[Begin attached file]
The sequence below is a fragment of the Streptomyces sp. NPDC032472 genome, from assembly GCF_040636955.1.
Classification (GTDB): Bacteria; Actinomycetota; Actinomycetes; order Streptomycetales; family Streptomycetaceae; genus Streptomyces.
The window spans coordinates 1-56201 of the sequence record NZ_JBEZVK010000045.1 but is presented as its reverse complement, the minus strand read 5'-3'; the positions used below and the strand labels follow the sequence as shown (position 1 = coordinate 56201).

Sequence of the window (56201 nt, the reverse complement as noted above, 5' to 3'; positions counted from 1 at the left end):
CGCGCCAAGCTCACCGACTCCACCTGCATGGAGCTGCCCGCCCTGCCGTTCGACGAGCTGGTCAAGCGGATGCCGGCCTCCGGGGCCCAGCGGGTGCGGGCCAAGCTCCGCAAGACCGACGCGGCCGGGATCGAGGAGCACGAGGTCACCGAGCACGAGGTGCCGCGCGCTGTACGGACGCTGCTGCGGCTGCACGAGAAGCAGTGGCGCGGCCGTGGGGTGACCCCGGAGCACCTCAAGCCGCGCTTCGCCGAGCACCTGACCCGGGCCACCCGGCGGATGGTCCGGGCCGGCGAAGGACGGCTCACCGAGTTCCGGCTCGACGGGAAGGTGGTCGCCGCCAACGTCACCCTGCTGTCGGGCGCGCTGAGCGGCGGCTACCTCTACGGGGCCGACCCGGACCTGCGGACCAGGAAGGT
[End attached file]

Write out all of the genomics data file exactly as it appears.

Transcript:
The sequence below is a fragment of the Streptomyces sp. NPDC032472 genome, from assembly GCF_040636955.1.
Classification (GTDB): Bacteria; Actinomycetota; Actinomycetes; order Streptomycetales; family Streptomycetaceae; genus Streptomyces.
The window spans coordinates 1-56201 of the sequence record NZ_JBEZVK010000045.1 but is presented as its reverse complement, the minus strand read 5'-3'; the positions used below and the strand labels follow the sequence as shown (position 1 = coordinate 56201).

Sequence of the window (56201 nt, the reverse complement as noted above, 5' to 3'; positions counted from 1 at the left end):
CGCGCCAAGCTCACCGACTCCACCTGCATGGAGCTGCCCGCCCTGCCGTTCGACGAGCTGGTCAAGCGGATGCCGGCCTCCGGGGCCCAGCGGGTGCGGGCCAAGCTCCGCAAGACCGACGCGGCCGGGATCGAGGAGCACGAGGTCACCGAGCACGAGGTGCCGCGCGCTGTACGGACGCTGCTGCGGCTGCACGAGAAGCAGTGGCGCGGCCGTGGGGTGACCCCGGAGCACCTCAAGCCGCGCTTCGCCGAGCACCTGACCCGGGCCACCCGGCGGATGGTCCGGGCCGGCGAAGGACGGCTCACCGAGTTCCGGCTCGACGGGAAGGTGGTCGCCGCCAACGTCACCCTGCTGTCGGGCGCGCTGAGCGGCGGCTACCTCTACGGGGCCGACCCGGACCTGCGGACCAGGAAGGT